We finally got around to downloading the iPad YouTube Kids app, now that more than half of my children can do things like spell words mostly correctly. And since there’s a bit of a family-wide addiction to Plants vs Zombies (1 and 2), they’ve been watching some gameplay video. Which got me realizing that a 6-year-old should not, at all, accidentally watch most of the results of “zombie” in a YouTube search. Enter YouTube Kids.
Here’s the family consensus of the strengths of the app:
- YouTube Kids does an excellent job filtering out anything age-inappropriate. In fact I put a dedicated effort trying to “trick” it with any means possible, and I couldn’t find a video that I considered PG-13, scary/gory, adult-themed, etc. Searching for “zombies” pretty much only showed animated results:
and a search for “game of thrones” showed mostly music videos, Minecraft interpretations, and other “safe” versions:
Nothing else that I threw at it, from curse words to Skinemax-level “soft” words, came back with results. I even tried using horror movies, explosions, Michael Bay, etc:
Considering this is probably the single most important role the app has, I’d call it a win if your goal is to let your kids autonomously search for videos about topics that interest them.
- It’s exceptionally easy to find copyrighted materials. A search for Shaun the Sheep (family favorite) instantly provided full episodes:
And pretty much any search for “title of movie full movie” presented exactly that (including Frozen, Lion King, He-Man, etc):
Interestingly I couldn’t find PG-13 level movies, so Harry Potter was absent, though the Harry Potter Lego Version was all over the place.
- Exploring and discovering learning/educational content actually is interesting. There’s tons of solid channels available, from LEGO to National Geographic and more.
I’d certainly call this an acceptable experience, but I’m nowhere near calling it Great. Which is disappointing, because I think it could, and should, be great. It unfortunately falls into the category of what we call “babysitter apps” – which are exactly the ones we try to avoid. We just prefer the apps that really engage our children, or that we want to use along with them. And from our perspective it falls short.
So here’s how I’d improve the YouTube Kids app:
- Actually age-restrict Settings. Here’s what it looks like for “adult mode”:
While my 6yo can’t fully read, he’s got the numbers down already. Which makes the above beyond simple. Either enable a PIN-code, or have a math problem, but it needs to be a bit more serious than this.
- Enable simultaneous search and playback. Just like in the main YouTube app, it should be easy to have a video playing while searching for the next one you want to watch / queue up.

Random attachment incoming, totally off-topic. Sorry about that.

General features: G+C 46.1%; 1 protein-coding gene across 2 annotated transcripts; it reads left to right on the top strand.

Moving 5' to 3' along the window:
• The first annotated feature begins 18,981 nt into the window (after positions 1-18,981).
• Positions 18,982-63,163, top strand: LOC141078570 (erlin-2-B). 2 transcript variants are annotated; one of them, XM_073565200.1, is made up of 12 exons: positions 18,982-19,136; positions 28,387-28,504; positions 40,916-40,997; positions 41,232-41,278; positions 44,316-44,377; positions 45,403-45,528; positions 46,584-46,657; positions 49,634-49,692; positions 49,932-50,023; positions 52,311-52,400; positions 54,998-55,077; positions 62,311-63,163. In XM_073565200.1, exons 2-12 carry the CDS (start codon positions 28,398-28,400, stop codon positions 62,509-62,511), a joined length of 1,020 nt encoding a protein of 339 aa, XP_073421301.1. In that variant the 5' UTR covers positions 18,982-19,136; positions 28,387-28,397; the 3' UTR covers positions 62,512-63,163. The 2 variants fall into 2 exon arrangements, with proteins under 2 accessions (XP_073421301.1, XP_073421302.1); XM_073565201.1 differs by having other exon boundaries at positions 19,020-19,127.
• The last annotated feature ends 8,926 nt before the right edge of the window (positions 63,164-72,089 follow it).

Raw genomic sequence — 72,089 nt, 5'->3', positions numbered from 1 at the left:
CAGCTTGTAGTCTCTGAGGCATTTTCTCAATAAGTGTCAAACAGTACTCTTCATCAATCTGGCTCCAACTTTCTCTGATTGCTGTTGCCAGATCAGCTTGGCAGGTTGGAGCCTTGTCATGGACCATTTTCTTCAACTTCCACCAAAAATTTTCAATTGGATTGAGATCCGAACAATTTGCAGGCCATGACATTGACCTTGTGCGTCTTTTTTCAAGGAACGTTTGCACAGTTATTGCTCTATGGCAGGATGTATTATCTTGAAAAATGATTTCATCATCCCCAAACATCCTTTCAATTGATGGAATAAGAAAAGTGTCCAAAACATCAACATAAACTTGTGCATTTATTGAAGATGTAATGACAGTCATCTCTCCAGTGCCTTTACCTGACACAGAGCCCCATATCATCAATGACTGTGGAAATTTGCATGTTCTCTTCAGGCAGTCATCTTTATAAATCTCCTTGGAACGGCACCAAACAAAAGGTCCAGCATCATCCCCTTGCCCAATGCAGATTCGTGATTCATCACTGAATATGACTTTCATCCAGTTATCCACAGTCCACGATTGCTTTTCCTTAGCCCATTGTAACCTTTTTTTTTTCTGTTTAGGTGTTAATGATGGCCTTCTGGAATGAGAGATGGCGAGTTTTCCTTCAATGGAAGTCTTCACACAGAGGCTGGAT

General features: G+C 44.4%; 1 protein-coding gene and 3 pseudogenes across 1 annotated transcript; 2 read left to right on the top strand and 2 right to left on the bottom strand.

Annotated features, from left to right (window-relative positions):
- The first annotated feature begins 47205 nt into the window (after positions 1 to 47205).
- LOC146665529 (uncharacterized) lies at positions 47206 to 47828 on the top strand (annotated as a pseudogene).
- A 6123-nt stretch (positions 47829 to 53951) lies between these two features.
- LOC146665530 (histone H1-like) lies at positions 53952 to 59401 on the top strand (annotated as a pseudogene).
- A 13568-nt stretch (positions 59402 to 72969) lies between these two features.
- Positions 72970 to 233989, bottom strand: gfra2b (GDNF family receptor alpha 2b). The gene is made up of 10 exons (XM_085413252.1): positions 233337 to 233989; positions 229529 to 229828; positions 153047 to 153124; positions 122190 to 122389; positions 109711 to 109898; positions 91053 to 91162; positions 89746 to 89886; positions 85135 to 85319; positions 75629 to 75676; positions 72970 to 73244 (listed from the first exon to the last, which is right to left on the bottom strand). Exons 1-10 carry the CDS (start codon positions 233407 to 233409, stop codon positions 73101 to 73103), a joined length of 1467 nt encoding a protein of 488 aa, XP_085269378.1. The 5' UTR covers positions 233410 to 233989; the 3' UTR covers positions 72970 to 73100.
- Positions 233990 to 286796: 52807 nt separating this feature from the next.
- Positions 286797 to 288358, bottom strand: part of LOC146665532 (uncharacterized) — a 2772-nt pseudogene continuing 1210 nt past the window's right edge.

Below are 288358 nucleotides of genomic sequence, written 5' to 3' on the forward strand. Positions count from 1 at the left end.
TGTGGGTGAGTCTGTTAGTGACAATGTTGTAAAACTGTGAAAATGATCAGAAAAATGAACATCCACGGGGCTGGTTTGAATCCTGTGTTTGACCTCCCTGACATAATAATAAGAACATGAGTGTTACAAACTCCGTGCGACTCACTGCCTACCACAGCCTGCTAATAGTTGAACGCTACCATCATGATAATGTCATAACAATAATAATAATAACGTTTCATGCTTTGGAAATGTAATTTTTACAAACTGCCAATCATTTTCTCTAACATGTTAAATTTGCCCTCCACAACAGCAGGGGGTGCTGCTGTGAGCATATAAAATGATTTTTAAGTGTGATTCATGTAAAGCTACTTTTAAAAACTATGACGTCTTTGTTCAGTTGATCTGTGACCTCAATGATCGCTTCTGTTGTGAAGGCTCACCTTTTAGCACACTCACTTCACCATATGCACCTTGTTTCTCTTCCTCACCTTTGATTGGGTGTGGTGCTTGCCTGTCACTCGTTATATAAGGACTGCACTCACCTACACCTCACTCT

- Enable a queue / playlist. While search results become automatic playlists, as do channels, there’s no way to build your own simple playlist as you go. Maybe my 4yo couldn’t handle that, but the older ones certainly could.
- Save a playlist. Would be great for music videos especially.
- Mark/save favorite videos. If you are unfamiliar with children, there’s never ever been a video any child has ever watched only one time. More like 300 times.
- Add Recently Watched/History. Per the above.
- Subscribe to Channels. As you may have gathered by now, there’s virtually no personalization in the entire app. Why can’t I save my favorite channels, and have those appear on “my” home screen? The generic Home view is pretty useless after the kids have browsed it a few times. Also, being able to automatically find “latest episodes” from channels is a pretty core YouTube feature – one that the kids should get too.
- Add “Show More Results” to search. Because otherwise you can never, ever, find certain videos!
- Add a Web experience. Seems like a pretty natural extension, and my children do use this archaic thing I have called a computer. And once they’ve been using YouTube autonomously on the iPad, I’d like to enable them to do so on the laptop too.
- Allow for age ranges. Again, there’s no 8yo who wants to see the same stuff as a 4yo. With a simple range (2-4, 4-6, etc) setting, the experience would be so much better and tailored to the individual.
I’ve tried to keep the feedback fairly “light” here – things that aren’t monumental shifts in the app, but would fundamentally improve it at every level. I could go on at much more length at how to make a truly great Kids experience, but I’ll save that for another time.
Again, it’s a great start at an awesome experience, but still falls short IMHO. Though there’s one total saving grace I may have forgotten to mention. So thank you, very much, Team YouTube Kids, for this: